11.30     Workshops - introduction and familiarisation

12.00     Lunch

12.30     Workshops

14.30     Presentations

15.00     General discussion

15.25     Concluding Remarks

15.30     Close


Speakers’ Biographies & Presentation Summaries:

Dr. Stuart Monro

Scottish Science Advisory Committee, Our Dynamic Earth and British Geological Survey

Dr Stuart Monro is a member of the Scottish Science Advisory Committee which was established in May 2002, to provide independent advice to Scottish Executive

inisters on strategic scientific issues, including science strategy, science policy and science priorities. Dr Monro convenes the working group on Science and Society.

Stuart Monro graduated from the University of Aberdeen with a First Class honours degree (BSc) in 1970. He then joined the British Geological Survey (BGS) where he has worked ever since and now is a Principal Geologist in that organisation. In 1982 he obtained the degree of PhD from the University of Edinburgh. Presently, Dr Monro is Scientific Director of Our Dynamic Earth and a geologist in the British Geological Survey. As the Scientific Director of Dynamic Earth, he focuses his work on developing the story of Dynamic Earth through new and temporary exhibitions, and with delivering the mission of the Dynamic Earth Charitable Trust through interfacing and networking with external bodies who are also concerned with the communication of science. As a mapping geologist, he has been involved in the detailed re-assessment and mapping of various areas of the Midland Valley of Scotland and of the borders area of Scotland in areas of outcrop of rocks of Carboniferous age.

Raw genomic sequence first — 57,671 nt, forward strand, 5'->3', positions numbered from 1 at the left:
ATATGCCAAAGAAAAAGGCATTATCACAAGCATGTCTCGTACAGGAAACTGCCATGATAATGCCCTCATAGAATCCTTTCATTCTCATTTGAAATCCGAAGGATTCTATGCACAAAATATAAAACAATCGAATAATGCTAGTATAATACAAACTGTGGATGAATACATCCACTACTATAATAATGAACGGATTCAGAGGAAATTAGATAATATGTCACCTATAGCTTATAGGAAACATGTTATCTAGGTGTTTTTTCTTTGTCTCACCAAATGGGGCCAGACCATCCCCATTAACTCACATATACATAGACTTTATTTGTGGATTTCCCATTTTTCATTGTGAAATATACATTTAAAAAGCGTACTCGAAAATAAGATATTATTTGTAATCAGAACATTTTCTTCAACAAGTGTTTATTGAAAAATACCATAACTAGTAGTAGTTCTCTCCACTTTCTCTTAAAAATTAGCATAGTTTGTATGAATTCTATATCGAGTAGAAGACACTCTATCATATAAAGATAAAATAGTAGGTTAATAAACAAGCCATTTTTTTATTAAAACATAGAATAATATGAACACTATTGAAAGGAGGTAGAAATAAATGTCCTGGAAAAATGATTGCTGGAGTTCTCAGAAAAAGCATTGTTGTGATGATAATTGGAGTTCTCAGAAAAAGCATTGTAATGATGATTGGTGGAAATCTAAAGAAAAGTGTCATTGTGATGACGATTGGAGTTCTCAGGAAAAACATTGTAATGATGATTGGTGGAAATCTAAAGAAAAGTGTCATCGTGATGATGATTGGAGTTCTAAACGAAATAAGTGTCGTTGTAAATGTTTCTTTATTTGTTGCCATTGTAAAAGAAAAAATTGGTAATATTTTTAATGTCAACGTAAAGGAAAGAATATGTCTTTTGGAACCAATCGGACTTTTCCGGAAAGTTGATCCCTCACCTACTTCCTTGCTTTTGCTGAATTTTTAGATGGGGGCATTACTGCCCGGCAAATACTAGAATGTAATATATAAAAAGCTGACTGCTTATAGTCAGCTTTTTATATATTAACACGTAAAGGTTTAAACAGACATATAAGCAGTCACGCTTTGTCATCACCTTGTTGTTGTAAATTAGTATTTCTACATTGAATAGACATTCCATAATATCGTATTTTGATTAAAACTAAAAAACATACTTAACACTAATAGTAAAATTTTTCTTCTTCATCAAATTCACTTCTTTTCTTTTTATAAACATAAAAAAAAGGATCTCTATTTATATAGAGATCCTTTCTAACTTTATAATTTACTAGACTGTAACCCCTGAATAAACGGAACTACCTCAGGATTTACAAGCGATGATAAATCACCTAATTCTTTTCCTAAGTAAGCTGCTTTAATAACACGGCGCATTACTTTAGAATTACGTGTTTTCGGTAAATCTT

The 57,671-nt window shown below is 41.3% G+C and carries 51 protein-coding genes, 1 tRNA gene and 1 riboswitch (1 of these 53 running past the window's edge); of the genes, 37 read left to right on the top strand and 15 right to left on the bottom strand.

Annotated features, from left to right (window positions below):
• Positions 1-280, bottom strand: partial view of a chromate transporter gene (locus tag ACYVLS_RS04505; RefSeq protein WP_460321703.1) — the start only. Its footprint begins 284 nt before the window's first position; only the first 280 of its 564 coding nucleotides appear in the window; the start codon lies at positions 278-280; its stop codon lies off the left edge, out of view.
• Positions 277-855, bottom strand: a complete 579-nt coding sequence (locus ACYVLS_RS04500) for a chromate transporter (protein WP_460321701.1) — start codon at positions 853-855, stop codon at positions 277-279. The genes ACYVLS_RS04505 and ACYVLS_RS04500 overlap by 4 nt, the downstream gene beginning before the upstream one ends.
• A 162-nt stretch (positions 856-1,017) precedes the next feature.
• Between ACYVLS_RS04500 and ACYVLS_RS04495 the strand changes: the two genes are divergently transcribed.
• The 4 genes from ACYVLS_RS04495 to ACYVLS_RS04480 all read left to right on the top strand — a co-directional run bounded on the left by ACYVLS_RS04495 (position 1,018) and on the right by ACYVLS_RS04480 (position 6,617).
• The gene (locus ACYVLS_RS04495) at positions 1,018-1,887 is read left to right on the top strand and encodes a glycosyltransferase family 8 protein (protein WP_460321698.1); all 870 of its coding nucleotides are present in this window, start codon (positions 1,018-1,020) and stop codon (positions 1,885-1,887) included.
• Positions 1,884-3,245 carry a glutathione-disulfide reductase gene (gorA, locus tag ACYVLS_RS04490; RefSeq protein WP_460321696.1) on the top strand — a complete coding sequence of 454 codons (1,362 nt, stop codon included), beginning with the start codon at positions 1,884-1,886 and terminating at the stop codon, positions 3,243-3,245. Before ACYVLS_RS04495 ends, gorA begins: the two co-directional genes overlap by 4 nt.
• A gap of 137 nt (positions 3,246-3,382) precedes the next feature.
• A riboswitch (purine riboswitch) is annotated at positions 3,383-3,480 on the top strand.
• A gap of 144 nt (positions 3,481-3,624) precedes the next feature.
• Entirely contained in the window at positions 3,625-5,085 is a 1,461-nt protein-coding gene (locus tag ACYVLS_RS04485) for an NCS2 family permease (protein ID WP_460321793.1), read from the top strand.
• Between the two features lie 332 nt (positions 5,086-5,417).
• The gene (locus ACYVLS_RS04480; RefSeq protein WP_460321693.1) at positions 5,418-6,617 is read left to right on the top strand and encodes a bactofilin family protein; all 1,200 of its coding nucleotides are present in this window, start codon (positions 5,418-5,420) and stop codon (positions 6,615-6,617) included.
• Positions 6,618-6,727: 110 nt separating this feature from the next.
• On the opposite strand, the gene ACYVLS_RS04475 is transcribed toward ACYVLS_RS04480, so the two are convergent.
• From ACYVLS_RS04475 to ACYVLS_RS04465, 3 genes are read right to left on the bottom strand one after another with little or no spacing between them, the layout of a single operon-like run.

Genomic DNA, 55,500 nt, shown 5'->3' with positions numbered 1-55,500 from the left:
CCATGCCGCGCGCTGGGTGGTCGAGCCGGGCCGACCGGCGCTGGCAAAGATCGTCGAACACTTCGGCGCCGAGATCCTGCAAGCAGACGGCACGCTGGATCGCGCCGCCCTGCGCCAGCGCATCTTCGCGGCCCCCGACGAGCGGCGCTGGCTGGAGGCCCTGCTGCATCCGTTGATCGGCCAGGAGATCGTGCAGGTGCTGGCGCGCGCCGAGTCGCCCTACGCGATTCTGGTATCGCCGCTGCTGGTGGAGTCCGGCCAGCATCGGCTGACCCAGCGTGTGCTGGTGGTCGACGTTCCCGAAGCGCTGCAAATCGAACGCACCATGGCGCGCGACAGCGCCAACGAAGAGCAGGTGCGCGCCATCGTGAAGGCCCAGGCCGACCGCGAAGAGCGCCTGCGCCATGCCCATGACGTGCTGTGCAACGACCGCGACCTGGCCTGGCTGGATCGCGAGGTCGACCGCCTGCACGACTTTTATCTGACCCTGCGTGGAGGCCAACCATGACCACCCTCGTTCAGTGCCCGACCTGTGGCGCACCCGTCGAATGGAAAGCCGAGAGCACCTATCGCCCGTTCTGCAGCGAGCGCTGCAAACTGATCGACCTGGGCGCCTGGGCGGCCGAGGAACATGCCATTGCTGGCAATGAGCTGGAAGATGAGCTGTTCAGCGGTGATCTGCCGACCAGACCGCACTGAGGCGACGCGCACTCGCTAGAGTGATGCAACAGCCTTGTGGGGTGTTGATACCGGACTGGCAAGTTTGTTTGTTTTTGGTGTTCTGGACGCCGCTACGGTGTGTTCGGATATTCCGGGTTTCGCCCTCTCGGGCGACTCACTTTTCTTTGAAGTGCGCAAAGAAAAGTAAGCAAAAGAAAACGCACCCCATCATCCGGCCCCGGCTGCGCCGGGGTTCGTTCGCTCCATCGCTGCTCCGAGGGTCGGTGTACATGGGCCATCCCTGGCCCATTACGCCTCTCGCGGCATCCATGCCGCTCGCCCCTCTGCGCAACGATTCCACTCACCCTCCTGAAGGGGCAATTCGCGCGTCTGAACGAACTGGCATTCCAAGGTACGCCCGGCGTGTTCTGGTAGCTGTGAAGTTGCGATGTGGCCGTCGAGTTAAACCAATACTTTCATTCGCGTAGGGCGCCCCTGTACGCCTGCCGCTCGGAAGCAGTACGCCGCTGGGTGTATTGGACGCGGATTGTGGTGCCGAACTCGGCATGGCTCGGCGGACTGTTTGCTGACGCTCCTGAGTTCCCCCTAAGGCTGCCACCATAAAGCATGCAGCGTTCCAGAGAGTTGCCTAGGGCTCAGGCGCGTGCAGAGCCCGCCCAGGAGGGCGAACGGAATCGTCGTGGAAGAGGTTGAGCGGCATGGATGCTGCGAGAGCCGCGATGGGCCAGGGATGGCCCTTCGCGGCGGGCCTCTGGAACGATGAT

Dr Graham Ault - Renewable Resources – How the technology works

Graham Ault received the electrical and mechanical engineering degree (1st class Hons.) from the University of Strathclyde, Glasgow, U.K., in 1993. He received the Ph.D. degree in 2000 also from the University of Strathclyde with a thesis focusing on the impact of small scale generation on electricity networks. He is a Member of both the Institute of Electrical Engineers (IEE) and the Institute of Electrical and Electronics Engineers (IEEE) and is also a Chartered Engineer.

He is currently a Senior Research Fellow in the Institute for Energy and Environment at the University of Strathclyde and his research portfolio spans several aspects of distributed and renewable generation including: active distribution network management, power system analysis, power system planning and power system economics.

Abstract

There are many renewable technologies available - each at various stages of technological and commercial development. Each of the technologies also has a variety of renewable credentials (e.g. clean, efficient, sustainable, etc.). After hydro (which is already technically mature) wind power is the next most advanced option in terms of technology and cost.

On the Scottish scene, major development of wind energy is under way, which will add to the significant component of hydro generation already in place. Recent planning decisions make the further development of hydropower problematic or even unlikely. Marine technologies (wave and tidal) are a major focus for research, development and demonstration. The Scottish marine energy resource is very large.